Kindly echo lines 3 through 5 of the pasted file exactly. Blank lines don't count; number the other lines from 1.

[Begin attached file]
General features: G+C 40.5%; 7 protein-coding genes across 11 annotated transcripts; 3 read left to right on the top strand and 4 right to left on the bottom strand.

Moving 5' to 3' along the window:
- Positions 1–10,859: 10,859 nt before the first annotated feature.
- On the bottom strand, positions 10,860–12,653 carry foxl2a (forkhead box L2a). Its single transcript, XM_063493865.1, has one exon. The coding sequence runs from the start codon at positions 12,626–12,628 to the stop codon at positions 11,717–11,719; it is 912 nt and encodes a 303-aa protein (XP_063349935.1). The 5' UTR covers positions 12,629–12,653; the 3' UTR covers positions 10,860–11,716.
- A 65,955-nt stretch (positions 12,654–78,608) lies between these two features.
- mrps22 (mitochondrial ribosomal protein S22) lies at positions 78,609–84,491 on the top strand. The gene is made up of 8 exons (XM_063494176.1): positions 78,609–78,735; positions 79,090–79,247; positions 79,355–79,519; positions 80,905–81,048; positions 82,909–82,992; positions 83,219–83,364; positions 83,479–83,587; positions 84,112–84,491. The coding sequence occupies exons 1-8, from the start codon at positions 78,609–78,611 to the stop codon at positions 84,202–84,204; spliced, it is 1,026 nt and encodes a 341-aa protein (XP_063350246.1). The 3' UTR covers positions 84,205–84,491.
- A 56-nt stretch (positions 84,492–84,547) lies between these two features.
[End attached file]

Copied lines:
- Positions 1–10,859: 10,859 nt before the first annotated feature.
- On the bottom strand, positions 10,860–12,653 carry foxl2a (forkhead box L2a). Its single transcript, XM_063493865.1, has one exon. The coding sequence runs from the start codon at positions 12,626–12,628 to the stop codon at positions 11,717–11,719; it is 912 nt and encodes a 303-aa protein (XP_063349935.1). The 5' UTR covers positions 12,629–12,653; the 3' UTR covers positions 10,860–11,716.
- A 65,955-nt stretch (positions 12,654–78,608) lies between these two features.